• Topic 7.12 - The Philosophy of Karbala and Majalis

  • Topic 7.13 - A Brief Biography of Imam Ali ibn Abi Talib (as)

  • Topic 7.14 - The Battle of Karbala: A Brief History


Special Topics

Section 9 - Independent Topics
  • Topic 9.1 - Muslim Converts – Welcome to Islam!

  • Topic 9.2 - Basic Dos and Don’ts of Being a Muslim

  • Topic 9.3 - Halal Food and Zabiha

  • Topic 9.4 - Family, Parents and Marriage in Islam

  • Topic 9.5 - Marriage in Islam

  • Topic 9.6 - Islam and Sex

  • Topic 9.7 - Modesty in Islam

  • Topic 9.8 - Women’s Menstruation in Islam

  • Topic 9.9 - Music, Alcohol, Drugs and Pork in Islam

  • Topic 9.10 - Islam and Science

  • Topic 9.11 - A Reading List of Islamic Knowledge

  • Topic 9.13 - Ritual Prayers and Supplications in Islam

  • Topic 9.14 - Death & Burial Rituals in Islam

  • Topic 9.15 - The Battle of Armageddon: An Islamic View

  • Topic 9.16 - The Muslim Calendar

  • Topic 9.17 - Muslims and non-Muslims in the Shariah

  • Topic 9.18 - A Timeline of Major Events in Islamic History

  • Topic 9.19 - Introducing the Qur’an: Why it is the way it is

  • Topic 9.20 - The School of Imam Jafar al-Sadiq

  • Topic 9.21 - Major Fields in Islamic Studies

  • Topic 9.22 - The Caliphate in Sunni and Shia Islam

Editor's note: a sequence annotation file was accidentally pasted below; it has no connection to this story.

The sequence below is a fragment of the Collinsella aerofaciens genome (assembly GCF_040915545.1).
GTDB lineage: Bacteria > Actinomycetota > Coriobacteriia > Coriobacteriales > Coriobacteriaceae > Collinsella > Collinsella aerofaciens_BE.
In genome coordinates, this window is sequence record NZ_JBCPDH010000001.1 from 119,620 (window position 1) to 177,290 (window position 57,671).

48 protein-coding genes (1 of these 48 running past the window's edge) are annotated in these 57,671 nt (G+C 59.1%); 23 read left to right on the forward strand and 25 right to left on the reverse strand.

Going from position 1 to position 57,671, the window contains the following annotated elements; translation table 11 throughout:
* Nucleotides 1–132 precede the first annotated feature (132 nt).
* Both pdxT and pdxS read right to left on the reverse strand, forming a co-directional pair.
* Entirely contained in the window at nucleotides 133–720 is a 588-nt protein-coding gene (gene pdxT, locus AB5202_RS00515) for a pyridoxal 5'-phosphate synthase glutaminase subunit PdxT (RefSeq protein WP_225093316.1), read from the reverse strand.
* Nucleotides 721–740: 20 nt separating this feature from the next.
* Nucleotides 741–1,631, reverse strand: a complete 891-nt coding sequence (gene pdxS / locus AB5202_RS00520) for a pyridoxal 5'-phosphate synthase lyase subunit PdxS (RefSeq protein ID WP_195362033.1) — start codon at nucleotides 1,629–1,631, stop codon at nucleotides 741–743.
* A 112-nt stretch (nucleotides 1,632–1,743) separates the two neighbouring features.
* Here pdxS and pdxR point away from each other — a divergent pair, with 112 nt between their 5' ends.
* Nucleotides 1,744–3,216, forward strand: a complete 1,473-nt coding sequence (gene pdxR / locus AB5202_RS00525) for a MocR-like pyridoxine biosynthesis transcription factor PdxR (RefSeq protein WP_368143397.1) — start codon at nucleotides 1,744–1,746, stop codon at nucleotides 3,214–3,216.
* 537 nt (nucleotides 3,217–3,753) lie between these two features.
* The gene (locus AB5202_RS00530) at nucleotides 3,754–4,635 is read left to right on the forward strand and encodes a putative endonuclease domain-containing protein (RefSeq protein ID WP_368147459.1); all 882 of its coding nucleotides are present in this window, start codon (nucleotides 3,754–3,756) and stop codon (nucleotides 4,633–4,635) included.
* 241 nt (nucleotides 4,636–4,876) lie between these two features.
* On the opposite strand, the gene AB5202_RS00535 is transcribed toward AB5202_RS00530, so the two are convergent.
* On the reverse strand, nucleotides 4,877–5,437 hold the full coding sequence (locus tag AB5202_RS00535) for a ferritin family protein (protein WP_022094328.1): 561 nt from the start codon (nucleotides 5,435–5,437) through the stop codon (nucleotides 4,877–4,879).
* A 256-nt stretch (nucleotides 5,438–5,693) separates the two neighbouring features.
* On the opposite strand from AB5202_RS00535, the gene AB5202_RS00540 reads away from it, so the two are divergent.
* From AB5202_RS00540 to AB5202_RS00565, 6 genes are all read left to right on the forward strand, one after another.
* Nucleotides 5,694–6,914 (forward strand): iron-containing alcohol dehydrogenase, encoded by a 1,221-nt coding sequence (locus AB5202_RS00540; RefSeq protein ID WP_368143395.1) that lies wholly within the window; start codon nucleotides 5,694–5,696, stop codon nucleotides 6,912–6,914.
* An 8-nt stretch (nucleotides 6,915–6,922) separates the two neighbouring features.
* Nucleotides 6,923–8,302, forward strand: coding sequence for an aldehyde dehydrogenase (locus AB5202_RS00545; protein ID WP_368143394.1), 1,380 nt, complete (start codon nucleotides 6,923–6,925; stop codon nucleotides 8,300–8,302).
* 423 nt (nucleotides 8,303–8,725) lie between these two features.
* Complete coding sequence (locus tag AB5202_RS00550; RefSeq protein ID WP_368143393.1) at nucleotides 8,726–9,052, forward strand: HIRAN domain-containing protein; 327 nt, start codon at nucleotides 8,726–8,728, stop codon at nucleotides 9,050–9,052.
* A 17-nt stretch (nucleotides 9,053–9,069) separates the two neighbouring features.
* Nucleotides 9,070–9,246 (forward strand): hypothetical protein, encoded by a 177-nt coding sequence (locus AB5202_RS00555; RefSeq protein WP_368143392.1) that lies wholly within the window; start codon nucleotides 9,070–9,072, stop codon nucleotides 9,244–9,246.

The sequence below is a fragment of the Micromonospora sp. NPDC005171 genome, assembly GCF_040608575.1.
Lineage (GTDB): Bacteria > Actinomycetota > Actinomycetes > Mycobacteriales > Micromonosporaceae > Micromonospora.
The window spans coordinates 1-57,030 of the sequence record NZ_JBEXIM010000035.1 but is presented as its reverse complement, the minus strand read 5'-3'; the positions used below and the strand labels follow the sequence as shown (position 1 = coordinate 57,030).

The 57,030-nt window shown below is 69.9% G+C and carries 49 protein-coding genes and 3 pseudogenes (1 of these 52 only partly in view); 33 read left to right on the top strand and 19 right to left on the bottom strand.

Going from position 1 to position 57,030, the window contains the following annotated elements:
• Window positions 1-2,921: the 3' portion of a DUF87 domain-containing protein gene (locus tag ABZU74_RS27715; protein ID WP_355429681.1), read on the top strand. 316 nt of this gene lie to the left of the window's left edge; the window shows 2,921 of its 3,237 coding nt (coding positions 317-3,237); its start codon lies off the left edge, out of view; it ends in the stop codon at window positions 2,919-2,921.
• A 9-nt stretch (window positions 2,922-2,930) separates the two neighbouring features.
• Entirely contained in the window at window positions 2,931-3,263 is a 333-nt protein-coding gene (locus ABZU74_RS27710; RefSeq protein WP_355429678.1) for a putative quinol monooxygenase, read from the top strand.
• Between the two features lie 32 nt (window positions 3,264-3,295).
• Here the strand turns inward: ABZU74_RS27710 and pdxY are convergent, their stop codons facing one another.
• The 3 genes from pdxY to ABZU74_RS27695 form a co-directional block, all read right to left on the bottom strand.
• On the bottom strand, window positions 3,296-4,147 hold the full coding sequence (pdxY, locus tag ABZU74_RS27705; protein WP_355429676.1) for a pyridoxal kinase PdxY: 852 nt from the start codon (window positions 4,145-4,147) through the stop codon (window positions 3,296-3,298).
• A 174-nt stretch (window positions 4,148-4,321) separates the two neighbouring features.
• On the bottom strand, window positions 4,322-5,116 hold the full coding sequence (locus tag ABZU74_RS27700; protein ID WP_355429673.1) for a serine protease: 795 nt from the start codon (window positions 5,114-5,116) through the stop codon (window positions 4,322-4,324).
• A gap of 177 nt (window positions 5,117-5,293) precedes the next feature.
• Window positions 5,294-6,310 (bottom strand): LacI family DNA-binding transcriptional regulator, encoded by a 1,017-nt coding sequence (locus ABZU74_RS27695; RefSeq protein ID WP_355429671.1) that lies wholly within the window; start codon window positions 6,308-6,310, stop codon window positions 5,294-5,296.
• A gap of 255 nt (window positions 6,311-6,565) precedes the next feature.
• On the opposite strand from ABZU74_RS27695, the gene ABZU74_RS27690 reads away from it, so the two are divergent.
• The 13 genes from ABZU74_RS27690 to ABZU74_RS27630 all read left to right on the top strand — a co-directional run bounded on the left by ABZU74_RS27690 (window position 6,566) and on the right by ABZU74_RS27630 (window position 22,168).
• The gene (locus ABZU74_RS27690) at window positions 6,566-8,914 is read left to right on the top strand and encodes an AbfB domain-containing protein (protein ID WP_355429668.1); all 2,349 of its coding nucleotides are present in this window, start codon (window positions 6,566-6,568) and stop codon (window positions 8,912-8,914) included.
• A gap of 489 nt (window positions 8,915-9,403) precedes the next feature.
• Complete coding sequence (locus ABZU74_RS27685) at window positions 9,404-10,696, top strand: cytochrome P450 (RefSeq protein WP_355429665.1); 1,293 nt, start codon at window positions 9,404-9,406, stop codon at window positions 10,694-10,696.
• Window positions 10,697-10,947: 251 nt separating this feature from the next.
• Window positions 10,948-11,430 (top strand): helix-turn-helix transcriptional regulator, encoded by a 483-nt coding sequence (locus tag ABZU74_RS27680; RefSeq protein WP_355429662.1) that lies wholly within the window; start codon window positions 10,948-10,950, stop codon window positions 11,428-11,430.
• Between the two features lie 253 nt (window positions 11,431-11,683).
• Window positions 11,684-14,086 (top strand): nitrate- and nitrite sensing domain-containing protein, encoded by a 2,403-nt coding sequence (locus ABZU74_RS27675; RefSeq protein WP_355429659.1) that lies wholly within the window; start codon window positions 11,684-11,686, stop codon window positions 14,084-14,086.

• Topic 9.24 - Islam, Racism and Anti-Semitism

Section 10 - Islam, Religion, and Modern Controversies
  • Topic 10.1 - Modern Fallacies about God: where Theists and Atheists Agree

  • Topic 10.2 - Tawhīd: The Muslim God according to the Prophet Muhammad and the Ahl al-Bayt (as)

  • Topic 10.3 - God’s Existence: The Argument From Being (Wujūd)

  • Topic 10.4 - God’s Existence: The Kalam Cosmological Argument

  • Topic 10.5 - God’s Existence: The Argument From Design

  • Topic 10.6 - The Problem of Evil, Suffering and Pain

  • Topic 10.7 - Why did God Create Us? The Purpose of our Creation

  • Topic 10.8 - Why Humans Need Religion according to Islam

  • Topic 10.9 - Jahl and Spiritual Ignorance in Islam

  • Topic 10.11 - Do Non-Muslims Go to Hell?

Ritual Prayers and Supplications in Islam


Salat are ritual prayers in Islam. Unlike some other religions, Islam makes a theoretical distinction between supplications (duʿas) and ritual prayers (salat). Here we discuss the difference between the two, and list a few important salats and duʿas. 



Bismillāhir Rahmānir Rahīm, As-salāmu ʿAlaykum wa rahmatullāhi wa barakātuh. Peace be upon you brothers and sisters.